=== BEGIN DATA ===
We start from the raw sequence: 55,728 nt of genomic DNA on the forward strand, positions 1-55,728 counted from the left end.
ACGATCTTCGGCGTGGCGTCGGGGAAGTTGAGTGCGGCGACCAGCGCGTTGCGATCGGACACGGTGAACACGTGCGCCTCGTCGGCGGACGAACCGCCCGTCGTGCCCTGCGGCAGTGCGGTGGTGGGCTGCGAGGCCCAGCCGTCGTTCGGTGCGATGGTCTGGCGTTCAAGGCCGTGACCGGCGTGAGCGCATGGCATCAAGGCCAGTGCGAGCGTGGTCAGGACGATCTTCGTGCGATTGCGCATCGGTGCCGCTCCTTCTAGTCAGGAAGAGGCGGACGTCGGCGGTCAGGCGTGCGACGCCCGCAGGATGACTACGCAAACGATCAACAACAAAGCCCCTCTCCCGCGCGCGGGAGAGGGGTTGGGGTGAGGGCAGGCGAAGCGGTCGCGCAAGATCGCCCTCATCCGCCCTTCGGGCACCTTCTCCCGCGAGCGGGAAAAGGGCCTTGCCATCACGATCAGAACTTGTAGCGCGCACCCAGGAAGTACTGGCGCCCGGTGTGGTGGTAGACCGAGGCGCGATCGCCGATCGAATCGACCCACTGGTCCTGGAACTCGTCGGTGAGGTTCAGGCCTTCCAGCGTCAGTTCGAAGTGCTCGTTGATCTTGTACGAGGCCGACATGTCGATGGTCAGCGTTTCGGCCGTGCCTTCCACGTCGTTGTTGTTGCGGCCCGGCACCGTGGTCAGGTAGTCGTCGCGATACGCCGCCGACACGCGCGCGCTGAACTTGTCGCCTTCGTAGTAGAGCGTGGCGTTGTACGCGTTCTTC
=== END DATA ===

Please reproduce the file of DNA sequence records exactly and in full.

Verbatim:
We start from the raw sequence: 55,728 nt of genomic DNA on the forward strand, positions 1-55,728 counted from the left end.
ACGATCTTCGGCGTGGCGTCGGGGAAGTTGAGTGCGGCGACCAGCGCGTTGCGATCGGACACGGTGAACACGTGCGCCTCGTCGGCGGACGAACCGCCCGTCGTGCCCTGCGGCAGTGCGGTGGTGGGCTGCGAGGCCCAGCCGTCGTTCGGTGCGATGGTCTGGCGTTCAAGGCCGTGACCGGCGTGAGCGCATGGCATCAAGGCCAGTGCGAGCGTGGTCAGGACGATCTTCGTGCGATTGCGCATCGGTGCCGCTCCTTCTAGTCAGGAAGAGGCGGACGTCGGCGGTCAGGCGTGCGACGCCCGCAGGATGACTACGCAAACGATCAACAACAAAGCCCCTCTCCCGCGCGCGGGAGAGGGGTTGGGGTGAGGGCAGGCGAAGCGGTCGCGCAAGATCGCCCTCATCCGCCCTTCGGGCACCTTCTCCCGCGAGCGGGAAAAGGGCCTTGCCATCACGATCAGAACTTGTAGCGCGCACCCAGGAAGTACTGGCGCCCGGTGTGGTGGTAGACCGAGGCGCGATCGCCGATCGAATCGACCCACTGGTCCTGGAACTCGTCGGTGAGGTTCAGGCCTTCCAGCGTCAGTTCGAAGTGCTCGTTGATCTTGTACGAGGCCGACATGTCGATGGTCAGCGTTTCGGCCGTGCCTTCCACGTCGTTGTTGTTGCGGCCCGGCACCGTGGTCAGGTAGTCGTCGCGATACGCCGCCGACACGCGCGCGCTGAACTTGTCGCCTTCGTAGTAGAGCGTGGCGTTGTACGCGTTCTTC